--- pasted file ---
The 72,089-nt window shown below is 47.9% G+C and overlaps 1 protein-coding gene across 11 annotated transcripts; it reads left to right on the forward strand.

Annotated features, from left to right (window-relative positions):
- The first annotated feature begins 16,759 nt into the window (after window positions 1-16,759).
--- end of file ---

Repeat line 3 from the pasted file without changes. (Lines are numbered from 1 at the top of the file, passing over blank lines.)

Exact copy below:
- The first annotated feature begins 16,759 nt into the window (after window positions 1-16,759).